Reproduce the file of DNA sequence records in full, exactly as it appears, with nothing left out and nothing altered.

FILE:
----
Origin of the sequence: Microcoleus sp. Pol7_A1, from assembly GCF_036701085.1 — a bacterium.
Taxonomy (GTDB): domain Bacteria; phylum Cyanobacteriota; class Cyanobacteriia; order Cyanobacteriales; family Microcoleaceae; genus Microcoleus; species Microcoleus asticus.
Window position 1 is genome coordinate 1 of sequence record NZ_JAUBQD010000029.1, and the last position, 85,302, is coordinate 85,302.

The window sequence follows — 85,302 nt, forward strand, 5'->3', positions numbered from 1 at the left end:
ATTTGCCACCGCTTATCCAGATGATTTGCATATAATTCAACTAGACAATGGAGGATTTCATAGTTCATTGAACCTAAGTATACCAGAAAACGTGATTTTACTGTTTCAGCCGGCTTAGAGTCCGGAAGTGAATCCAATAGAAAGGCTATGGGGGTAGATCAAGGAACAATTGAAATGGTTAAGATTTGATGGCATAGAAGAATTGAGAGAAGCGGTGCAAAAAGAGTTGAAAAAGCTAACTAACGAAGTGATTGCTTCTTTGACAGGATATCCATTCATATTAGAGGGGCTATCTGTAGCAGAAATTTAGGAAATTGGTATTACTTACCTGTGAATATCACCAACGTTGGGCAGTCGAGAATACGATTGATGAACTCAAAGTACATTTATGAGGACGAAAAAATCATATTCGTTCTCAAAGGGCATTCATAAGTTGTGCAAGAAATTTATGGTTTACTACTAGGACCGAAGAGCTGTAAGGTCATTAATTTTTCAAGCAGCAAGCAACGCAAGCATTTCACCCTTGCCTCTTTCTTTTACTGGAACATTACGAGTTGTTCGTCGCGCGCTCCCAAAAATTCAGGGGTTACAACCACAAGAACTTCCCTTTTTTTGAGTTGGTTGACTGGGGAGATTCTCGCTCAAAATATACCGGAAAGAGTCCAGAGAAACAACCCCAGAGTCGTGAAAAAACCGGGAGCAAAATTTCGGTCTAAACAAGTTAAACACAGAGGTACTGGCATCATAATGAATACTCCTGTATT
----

Origin of the sequence: Microcoleus sp. Pol7_A1, from assembly GCF_036701085.1 — a bacterium.
Taxonomy (GTDB): domain Bacteria; phylum Cyanobacteriota; class Cyanobacteriia; order Cyanobacteriales; family Microcoleaceae; genus Microcoleus; species Microcoleus asticus.
Window position 1 is genome coordinate 1 of sequence record NZ_JAUBQD010000029.1, and the last position, 85,302, is coordinate 85,302.

The window sequence follows — 85,302 nt, forward strand, 5'->3', positions numbered from 1 at the left end:
ATTTGCCACCGCTTATCCAGATGATTTGCATATAATTCAACTAGACAATGGAGGATTTCATAGTTCATTGAACCTAAGTATACCAGAAAACGTGATTTTACTGTTTCAGCCGGCTTAGAGTCCGGAAGTGAATCCAATAGAAAGGCTATGGGGGTAGATCAAGGAACAATTGAAATGGTTAAGATTTGATGGCATAGAAGAATTGAGAGAAGCGGTGCAAAAAGAGTTGAAAAAGCTAACTAACGAAGTGATTGCTTCTTTGACAGGATATCCATTCATATTAGAGGGGCTATCTGTAGCAGAAATTTAGGAAATTGGTATTACTTACCTGTGAATATCACCAACGTTGGGCAGTCGAGAATACGATTGATGAACTCAAAGTACATTTATGAGGACGAAAAAATCATATTCGTTCTCAAAGGGCATTCATAAGTTGTGCAAGAAATTTATGGTTTACTACTAGGACCGAAGAGCTGTAAGGTCATTAATTTTTCAAGCAGCAAGCAACGCAAGCATTTCACCCTTGCCTCTTTCTTTTACTGGAACATTACGAGTTGTTCGTCGCGCGCTCCCAAAAATTCAGGGGTTACAACCACAAGAACTTCCCTTTTTTTGAGTTGGTTGACTGGGGAGATTCTCGCTCAAAATATACCGGAAAGAGTCCAGAGAAACAACCCCAGAGTCGTGAAAAAACCGGGAGCAAAATTTCGGTCTAAACAAGTTAAACACAGAGGTACTGGCATCATAATGAATACTCCTGTATT